I remember reading some blogger saying that every vegan cookbook has some sort of corn chowder. Clearly I didn’t get the memo. I think I’ve only made this corn chowder in my whole adult life. The recipe is originally from Vegetarian Planet, a super old school book my mother gave me when I went vegan. My mother is not a vegetarian, but you can blame her for my open mind to veganism. I probably ate less meat, and I probably ate a wider variety of food than most children. This cookbook has always been on our shelf. I never thought it was weird until my husband shot me a weird glance when I mentioned cooking couscous for dinner. I mean every small American child eats couscous right? No? He also hadn’t heard of knishes before, which is one of the rare potato foods I actually like. But then again, I have a thing for food wrapped around a dough.


Anyways, what I love about Vegetarian Planet is that the recipes are written by a meat eater, but aren’t bland. Most omnivores who make a vegan recipe always taste like it needs a little something extra, or it is so low calorie it is almost pointless. But Didi Emmons just loves vegetables, and isn’t afraid of a little fat and calories. In fact this recipe calls originally for 6 cups milk with the option of replacing a cup of milk for heavy cream. No thanks, but I like your enthusiasm Didi.

I am also not against “fake” foods, but I do like when vegan cookbooks stay away from them. Why? Well, it just makes everything seem more approachable. I think when transitioning to a new diet, having a whole new world of wheat gluten, soy products, and fake cheese can either be fun, comforting, or intimidating. I feel like if a person who wants to go vegan could easily pick up this book and cook almost anything from it without many new products (you probably would need to remove cheese, or sub soy milk/fake butter.)


Todays prompt was all about cooking with colors we rarely make, and even though the past two posts have featured some intense yellow, I don’t actually cook with that color that often. This was my attempt to make something yellow. And color perfectionist me is just unhappy with how green and brown it is. Damn my background in color theory. But close enough right?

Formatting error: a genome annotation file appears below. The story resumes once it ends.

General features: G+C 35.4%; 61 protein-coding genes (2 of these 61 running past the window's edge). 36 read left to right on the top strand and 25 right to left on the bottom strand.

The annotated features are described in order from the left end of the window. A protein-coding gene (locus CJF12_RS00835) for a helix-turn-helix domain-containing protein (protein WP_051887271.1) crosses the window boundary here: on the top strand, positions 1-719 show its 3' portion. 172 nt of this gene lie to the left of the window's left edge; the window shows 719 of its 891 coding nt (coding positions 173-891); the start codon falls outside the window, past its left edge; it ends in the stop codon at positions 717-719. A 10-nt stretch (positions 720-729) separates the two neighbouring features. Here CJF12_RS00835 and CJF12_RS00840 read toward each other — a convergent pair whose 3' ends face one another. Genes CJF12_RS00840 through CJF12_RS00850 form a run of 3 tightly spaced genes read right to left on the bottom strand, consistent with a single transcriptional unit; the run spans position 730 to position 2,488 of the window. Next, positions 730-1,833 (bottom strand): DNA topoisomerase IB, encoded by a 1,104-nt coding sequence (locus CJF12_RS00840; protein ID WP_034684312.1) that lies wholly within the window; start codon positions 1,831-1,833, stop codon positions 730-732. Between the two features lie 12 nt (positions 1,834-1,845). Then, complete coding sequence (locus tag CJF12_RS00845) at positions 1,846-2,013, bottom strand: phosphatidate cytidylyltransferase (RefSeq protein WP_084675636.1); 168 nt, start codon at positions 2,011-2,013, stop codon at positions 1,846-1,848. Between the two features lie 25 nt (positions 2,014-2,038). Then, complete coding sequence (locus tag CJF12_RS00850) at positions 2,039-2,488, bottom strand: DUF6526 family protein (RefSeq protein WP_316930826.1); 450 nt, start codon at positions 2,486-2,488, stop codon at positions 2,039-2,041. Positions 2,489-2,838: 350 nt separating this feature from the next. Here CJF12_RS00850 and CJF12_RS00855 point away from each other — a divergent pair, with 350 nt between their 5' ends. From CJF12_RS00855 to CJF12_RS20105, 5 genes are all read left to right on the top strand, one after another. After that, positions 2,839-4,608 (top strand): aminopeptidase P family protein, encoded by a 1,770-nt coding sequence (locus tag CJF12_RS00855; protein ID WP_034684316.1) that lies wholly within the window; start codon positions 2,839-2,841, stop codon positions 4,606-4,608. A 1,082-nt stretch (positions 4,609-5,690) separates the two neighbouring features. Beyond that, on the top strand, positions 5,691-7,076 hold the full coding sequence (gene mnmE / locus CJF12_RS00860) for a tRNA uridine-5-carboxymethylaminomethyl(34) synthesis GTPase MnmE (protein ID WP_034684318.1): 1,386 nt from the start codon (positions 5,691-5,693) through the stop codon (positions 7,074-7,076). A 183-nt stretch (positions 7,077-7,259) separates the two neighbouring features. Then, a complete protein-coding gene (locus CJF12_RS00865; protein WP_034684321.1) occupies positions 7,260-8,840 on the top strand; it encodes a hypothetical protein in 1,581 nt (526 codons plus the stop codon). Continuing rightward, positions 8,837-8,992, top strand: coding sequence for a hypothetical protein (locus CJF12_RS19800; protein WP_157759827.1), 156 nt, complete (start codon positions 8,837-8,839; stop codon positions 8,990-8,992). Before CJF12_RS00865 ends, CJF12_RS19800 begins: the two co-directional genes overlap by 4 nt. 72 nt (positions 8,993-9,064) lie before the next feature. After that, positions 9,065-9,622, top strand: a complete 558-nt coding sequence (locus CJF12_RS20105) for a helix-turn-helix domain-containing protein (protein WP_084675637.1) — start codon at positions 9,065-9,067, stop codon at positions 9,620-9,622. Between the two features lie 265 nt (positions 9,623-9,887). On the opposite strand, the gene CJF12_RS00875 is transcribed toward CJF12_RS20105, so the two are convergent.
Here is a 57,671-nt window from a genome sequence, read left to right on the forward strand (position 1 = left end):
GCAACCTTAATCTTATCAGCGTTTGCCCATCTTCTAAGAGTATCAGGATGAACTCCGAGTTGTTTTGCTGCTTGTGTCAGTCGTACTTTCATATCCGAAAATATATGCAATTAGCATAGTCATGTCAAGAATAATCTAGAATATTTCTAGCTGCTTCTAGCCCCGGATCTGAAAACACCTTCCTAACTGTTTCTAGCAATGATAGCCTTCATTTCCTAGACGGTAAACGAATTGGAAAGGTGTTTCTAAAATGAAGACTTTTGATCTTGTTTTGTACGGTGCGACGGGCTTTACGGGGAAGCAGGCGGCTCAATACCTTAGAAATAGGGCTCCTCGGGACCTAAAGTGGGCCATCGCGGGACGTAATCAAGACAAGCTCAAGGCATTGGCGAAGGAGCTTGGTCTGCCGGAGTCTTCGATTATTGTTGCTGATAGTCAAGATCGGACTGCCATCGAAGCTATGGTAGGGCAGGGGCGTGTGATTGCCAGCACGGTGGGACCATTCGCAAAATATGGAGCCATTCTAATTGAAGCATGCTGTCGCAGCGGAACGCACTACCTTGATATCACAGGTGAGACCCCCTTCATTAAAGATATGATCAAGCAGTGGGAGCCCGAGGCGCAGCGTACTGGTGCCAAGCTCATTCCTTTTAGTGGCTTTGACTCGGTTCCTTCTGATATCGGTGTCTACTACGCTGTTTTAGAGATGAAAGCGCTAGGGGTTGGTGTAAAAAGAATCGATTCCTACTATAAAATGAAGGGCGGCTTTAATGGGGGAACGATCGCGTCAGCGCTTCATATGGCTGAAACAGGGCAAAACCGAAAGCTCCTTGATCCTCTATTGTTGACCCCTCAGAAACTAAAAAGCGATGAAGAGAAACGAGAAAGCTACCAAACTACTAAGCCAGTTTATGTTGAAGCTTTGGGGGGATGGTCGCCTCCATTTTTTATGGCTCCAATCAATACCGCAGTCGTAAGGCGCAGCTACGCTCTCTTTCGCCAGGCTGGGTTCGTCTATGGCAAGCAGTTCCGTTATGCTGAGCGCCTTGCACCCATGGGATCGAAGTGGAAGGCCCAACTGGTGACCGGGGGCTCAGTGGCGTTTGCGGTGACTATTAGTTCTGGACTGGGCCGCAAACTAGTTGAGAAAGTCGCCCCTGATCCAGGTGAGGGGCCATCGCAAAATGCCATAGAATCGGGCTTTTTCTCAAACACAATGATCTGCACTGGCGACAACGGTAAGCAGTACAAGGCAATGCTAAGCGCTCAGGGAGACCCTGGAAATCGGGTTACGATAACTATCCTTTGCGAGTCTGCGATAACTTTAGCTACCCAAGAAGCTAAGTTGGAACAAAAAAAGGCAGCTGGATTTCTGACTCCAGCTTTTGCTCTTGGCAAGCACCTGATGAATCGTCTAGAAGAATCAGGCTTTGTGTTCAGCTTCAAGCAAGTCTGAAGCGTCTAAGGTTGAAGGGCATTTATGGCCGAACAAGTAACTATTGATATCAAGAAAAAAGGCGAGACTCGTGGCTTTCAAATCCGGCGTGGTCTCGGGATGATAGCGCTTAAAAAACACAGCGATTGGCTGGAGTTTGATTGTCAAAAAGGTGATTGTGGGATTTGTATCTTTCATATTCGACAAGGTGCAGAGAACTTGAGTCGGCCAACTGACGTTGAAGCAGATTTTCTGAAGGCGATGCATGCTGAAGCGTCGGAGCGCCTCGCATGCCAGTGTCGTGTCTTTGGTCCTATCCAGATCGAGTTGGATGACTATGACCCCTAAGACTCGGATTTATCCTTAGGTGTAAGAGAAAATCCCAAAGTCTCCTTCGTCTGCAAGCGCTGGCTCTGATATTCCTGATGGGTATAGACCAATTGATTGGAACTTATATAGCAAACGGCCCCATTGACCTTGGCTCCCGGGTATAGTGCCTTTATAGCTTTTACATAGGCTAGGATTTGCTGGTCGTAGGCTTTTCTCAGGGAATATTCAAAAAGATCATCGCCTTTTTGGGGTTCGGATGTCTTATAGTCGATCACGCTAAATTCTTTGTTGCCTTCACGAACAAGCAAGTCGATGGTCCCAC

So how does my recipe differ from the book? Well, the original recipe uses 6 cups of milk, and I couldn’t blow that much cash on a dinner! So I cut down to 4 cups soy milk and 2 cups vegetable broth. The recipe also is suppose to use fresh corn and their stalks. But I made it so you can make it in the winter, when you probably want to eat a rich cup of hot chowder anyways. So it uses frozen corn.

There are also nice chunks of sweet potatoes in there. I wanted to use a white sweet potato, but I grabbed an orange one instead. Oops. That’s the problem with my CSA, I tend to mix up my white and orange sweet potatoes up by the time I get home and they all just get mixed together. It isn’t that big of a deal except for the different cooktimes. 


Anyone else use a non-vegan cookbook often?

Vegan Corn Chowder
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  1. 1 tbsp olive or vegetable oil
  2. 1 large onion
  3. 2 garlic cloves minced
  4. 1/2 tsp cumin seeds
  5. 1 tsp paprika
  6. 3 tbsp all purpose flour
  7. 4 cups unsweetened plant milk
  8. 2 cups vegetable stock
  9. 4 corn tortillas cut in 1/4 inch pieces
  10. 2 cups frozen corn
  11. 2 small sweet potatoes peeled and cut into 1/4-1/2 cubes
  12. 1 tsp salt
  1. 1 In a large pot heat up the oil. Add onions, garlic, and cumin seeds. Sauté for 5 minutes, or until onions are translucent. Add paprika and sauté for another minute.
  2. 2 Add the flour and stir constantly for 30 seconds.
  3. 3 Slowly add the milk and stock in small amounts (1/2 cup increments) making sure the flour doesn't clump up.
  4. 4 Add tortillas and sweet potatoes and bring to a simmer at low heat. Simmer for 20 minutes, or until sweet potatoes are tender. Make sure you stir occassionally.
  5. 5 Add the frozen corn and salt and cook for another 5-10 minutes, making sure the corn is cooked all the way through.
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